Monday, February 9, 2009

It's Not My Fault!

In Atlas Shrugged, Ayn Rand made one of her most important points about economics and the social order. This is that in a statist social order, where everybody owns everything, nobody will be held responsible for anything. "It's not my fault" is the statist's credo.

We should recognize a very important correlation to our current situation as our economy faces down a harsh recession.

Barney Frank and Chris Dodd, both major beneficiaries of the housing crisis driven largely by their own deceptive legislation, bear this credo. Obama emblazons the credo into our minds on a daily basis, reminding us daily that the defecit was here when he got here, that it's the fault of "Wall Street Fat Cats," that we all need to sacrifice.

Now that we stand at the precipice of bankrupting ourselves and our futures, David Obey's most telling words have not been the now infamous, "So what?" that he uttered in response to accusations of wasteful spending. Rather they are the following words:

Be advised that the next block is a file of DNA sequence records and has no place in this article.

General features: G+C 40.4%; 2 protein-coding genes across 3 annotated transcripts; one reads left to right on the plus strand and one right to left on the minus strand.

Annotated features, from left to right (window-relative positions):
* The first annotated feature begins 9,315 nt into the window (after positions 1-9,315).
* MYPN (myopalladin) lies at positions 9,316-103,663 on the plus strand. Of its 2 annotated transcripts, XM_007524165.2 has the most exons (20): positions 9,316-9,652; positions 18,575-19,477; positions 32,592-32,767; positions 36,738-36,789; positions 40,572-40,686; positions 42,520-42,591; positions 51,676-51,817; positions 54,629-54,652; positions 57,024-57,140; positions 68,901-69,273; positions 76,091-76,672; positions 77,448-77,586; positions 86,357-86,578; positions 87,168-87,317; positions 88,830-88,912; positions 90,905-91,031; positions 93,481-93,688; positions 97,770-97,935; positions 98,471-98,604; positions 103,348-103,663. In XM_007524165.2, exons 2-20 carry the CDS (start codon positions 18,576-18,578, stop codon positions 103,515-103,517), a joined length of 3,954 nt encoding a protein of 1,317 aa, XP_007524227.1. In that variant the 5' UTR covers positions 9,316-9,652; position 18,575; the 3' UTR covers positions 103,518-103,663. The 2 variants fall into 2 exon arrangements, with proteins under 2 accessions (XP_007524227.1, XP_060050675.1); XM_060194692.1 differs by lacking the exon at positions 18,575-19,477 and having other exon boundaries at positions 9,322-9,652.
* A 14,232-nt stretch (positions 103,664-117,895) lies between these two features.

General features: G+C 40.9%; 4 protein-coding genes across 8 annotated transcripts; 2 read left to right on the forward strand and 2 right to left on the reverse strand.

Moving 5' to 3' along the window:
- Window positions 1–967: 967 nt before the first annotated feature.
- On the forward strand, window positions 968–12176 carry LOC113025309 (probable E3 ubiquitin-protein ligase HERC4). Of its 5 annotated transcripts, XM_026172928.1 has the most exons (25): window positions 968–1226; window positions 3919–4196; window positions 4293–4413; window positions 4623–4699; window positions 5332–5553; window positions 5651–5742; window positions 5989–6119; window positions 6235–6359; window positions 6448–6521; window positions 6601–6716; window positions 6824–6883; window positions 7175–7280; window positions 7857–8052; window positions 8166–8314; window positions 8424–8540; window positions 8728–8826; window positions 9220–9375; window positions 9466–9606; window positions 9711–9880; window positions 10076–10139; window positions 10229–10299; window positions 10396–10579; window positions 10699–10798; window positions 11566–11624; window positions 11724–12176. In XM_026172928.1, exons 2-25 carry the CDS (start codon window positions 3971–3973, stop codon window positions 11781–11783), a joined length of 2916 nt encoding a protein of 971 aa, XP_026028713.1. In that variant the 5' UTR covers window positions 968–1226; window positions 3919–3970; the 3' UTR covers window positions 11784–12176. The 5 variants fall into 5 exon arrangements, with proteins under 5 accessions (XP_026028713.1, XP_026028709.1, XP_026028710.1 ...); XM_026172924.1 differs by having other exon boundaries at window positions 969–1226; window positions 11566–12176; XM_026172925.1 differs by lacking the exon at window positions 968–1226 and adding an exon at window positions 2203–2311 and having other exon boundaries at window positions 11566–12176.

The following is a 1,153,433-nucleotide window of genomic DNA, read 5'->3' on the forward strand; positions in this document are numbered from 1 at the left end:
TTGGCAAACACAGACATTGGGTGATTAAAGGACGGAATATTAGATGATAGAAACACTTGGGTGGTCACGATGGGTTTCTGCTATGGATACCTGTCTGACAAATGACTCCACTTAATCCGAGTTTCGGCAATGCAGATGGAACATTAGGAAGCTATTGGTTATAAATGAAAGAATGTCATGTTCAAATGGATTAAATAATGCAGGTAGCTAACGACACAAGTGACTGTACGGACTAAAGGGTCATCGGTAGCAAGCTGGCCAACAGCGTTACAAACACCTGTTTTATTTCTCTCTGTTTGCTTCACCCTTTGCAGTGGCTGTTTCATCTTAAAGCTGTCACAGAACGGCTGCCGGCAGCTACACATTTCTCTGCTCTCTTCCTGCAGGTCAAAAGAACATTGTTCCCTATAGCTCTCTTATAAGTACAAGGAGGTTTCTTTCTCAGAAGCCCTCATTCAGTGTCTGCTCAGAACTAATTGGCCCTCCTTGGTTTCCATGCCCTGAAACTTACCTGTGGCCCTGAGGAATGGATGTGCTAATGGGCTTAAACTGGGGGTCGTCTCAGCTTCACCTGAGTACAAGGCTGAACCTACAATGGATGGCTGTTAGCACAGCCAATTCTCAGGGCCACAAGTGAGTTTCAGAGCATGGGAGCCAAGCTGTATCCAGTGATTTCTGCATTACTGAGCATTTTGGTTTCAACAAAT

"The person who spends the money badly will be responsible. We are simply trying to build as many protections in as possible," Obey says. "We have more oversight built into this package than any package in the history of man. If money is spent badly, we want to know about it so we can hold accountable the people who made that choice. And guess what? Regardless of what we do, there will be some stupid decisions made."

Joe Biden echoed these sentiments, uttering the laughable-but-for-its-honesty quote that "even if we get everything right, there's still a 30% chance we're going to get it wrong."

In other words, our highest level decision makers would all like us to know up front that no matter what happens, "It's not my fault!"

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